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Catholic Comedian Looks at Lent

What’s that “little black spot on your head today”? Comedian Nick Alexander, who bills himself as the “Catholic Weird Al,” tells the story in a new musical video set to the tune of the old Police song “King of Pain.”

Alexander, 39, is a convert to the Catholic faith, a standup comic, a keynote speaker and worship leader. He has three comedy albums in which he takes a fun but respectful look at the Catholic faith, with songs such as “Should I Stand or Should I Kneel.” A computer programmer by day, he lives in Stratford, Connecticut, with his wife, Maryellen, and their 2-year-old twins, Matthew and Holly.

As Ash Wednesday neared, Fathers for Good spoke to Alexander about those 40 days.

Fathers for Good: Your video makes Lent cool to a new generation. Was that your goal?

Alexander: I think this is the first time one of my outputs has been labeled “cool.” I’m probably the least cool person of all time. As I see it, I wanted to make a video that encourages Catholics of all stripes to take Lent seriously. But we also live in a culture that happens to thrive on humor, and I figured that if there was a way I could share about the challenges and joys of Lent in a funny manner, but did not cross objectionable lines, then people will get the message. As of this writing, it appears to be right on.

FFG: How did the idea for the video come to you?

Alexander: The process of writing parody songs is often like that of a dating service. In one corner, I have real cool ideas that I’d like to build upon, and on the other side, there’s the entire repertoire of pop radio to work with. Over time, I knew I had to do a parody about Lent, and I inadvertently made the connection with “little black spot” from the song “King of Pain” to be about Ash Wednesday. But the parody song took a long time to complete, to get it just right.

FFG: How long did it take to produce the video, from conception to completion?

Alexander: The video was done very quickly, all last month [January]. I hired two young filmmakers from Iowa and bought them plane tickets. They both understood the youth culture, but also were dedicated Catholics.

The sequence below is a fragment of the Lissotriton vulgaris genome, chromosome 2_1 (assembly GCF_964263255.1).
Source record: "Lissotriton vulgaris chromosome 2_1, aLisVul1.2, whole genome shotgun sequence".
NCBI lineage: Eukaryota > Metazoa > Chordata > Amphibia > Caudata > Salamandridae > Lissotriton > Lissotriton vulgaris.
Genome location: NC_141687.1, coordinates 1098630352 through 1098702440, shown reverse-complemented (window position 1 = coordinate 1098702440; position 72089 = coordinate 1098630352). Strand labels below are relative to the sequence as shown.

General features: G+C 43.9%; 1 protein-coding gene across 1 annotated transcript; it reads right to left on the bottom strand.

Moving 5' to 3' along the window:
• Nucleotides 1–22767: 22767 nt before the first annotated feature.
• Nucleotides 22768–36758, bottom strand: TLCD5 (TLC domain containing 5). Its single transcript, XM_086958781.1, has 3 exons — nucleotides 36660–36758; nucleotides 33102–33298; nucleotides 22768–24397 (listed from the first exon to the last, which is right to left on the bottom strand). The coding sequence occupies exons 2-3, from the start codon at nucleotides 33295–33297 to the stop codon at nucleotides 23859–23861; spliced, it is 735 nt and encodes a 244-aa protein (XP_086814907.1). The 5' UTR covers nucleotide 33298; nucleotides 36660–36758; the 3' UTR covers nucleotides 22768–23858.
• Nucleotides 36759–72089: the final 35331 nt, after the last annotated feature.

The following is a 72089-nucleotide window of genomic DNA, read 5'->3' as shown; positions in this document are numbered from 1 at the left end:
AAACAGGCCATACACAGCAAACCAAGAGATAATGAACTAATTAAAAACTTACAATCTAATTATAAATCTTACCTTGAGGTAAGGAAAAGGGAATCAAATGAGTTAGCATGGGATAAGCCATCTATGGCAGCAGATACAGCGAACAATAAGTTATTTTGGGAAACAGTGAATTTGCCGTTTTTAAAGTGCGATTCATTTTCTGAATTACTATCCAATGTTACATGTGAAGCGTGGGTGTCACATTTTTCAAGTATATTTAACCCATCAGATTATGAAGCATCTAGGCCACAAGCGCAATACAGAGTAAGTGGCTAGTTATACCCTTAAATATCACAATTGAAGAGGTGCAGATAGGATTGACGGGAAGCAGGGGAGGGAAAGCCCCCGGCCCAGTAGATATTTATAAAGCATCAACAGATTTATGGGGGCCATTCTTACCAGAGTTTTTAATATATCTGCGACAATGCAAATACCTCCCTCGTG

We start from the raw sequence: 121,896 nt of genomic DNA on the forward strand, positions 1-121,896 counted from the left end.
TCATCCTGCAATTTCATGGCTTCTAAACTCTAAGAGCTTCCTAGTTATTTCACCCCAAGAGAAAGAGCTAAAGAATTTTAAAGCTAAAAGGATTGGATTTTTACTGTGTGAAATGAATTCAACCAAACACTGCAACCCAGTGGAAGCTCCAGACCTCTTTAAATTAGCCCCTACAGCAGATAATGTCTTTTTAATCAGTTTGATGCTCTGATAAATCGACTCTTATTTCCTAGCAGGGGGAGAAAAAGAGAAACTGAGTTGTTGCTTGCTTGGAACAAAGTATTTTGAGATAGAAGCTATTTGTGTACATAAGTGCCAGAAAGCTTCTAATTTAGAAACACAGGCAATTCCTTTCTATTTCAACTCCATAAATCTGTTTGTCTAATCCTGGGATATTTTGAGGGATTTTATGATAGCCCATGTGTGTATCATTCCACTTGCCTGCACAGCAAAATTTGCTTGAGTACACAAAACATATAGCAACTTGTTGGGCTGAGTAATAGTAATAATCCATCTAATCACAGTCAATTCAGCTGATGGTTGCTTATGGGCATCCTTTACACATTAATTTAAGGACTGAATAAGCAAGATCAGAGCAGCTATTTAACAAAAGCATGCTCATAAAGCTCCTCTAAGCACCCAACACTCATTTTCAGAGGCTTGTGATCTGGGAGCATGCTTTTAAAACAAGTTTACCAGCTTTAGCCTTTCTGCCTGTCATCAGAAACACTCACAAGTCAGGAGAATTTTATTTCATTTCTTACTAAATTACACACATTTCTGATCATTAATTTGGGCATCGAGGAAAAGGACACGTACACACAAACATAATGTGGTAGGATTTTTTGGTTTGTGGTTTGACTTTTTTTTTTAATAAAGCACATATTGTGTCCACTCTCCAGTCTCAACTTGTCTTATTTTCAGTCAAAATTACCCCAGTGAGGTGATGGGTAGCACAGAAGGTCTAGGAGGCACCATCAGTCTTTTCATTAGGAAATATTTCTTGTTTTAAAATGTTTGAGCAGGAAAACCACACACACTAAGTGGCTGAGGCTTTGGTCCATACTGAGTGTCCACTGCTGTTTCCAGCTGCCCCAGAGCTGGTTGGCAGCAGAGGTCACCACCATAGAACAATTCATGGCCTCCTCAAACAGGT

Before they arrived, they had listened incessantly to the parody song I had recorded, and e-mailed me as many ideas as they possibly could. And it was my job to corral as many volunteers as I could, while collecting props and securing permissions for some of the locations. The shooting took a non-stop two days, after which it took them a little bit longer to get the editing of the video completed.

FFG: Any other projects planned?

Alexander: I wish I can say I have a perfectly tailored schedule on completing every single one of my (30+) parody songs, but I really don’t. I’m taking it a step at a time. We did get some very decent concert footage, so I hope to craft a few more videos out of those moments. Other than that, I’ll be honing my standup skills, writing worship songs, growing in faith-knowledge, and wrestling with my children.

FFG: Your website says you are a “Catholic-Charismatic-Christian comedian/worship-leader/speaker.” What does that mean?

Alexander: I’m a Catholic Christian, with a fondness and experience within the Charismatic dimension of our faith. I’m a comedian (hence, the comedy), but I also do keynote speaking engagements for all groups, all ages, all types. And before I even ventured into comedy and public speaking, I was a worship musician, playing for liturgies, eucharistic adoration, and prayer gatherings – I’ll even be playing for a healing Mass on Fat Tuesday!

I’ve even composed quite a few praise songs myself, as the final song in every one of my albums attests. And my audiences often alternate between entire parishes, and youth/young adults.

FFG: You have three comedy albums. Is the Catholic faith that funny?

Alexander: To answer your second question, the answer is, unequivocally, undoubtedly, affirmative. Absolutely. YES. And I mean that in the most reverent, respectful, loving way – the way that a newly adopted son looks upon his family and sees all the blessings in store, even in the less perfect times.

My three comedy albums are: “A Time to Laugh,” “Eternal Life: the Party Album,” and “I Wanna Be Debated.” The first album has songs that sing of my experience entering the Catholic faith (which is why “RCIA” and “Should I Stand or Should I Kneel” have become standards there).

“Eternal Life” was my attempt to go a little bit deeper, with songs about desiring sainthood, holiness, and unity between all the denominations (the song “We Want to Stand United” stands apart as a primer on all Christian history in four minutes).

The “Debated” album is me at my most topical, and most relatable. Not only do I address Lent (“Forty Days”), but I also address relational evangelism (“Ichthus”), gluttony (“Salad Bowl”), and respect for the priests in our church today (“Priest”). All three are available on iTunes, and a link is available on my website,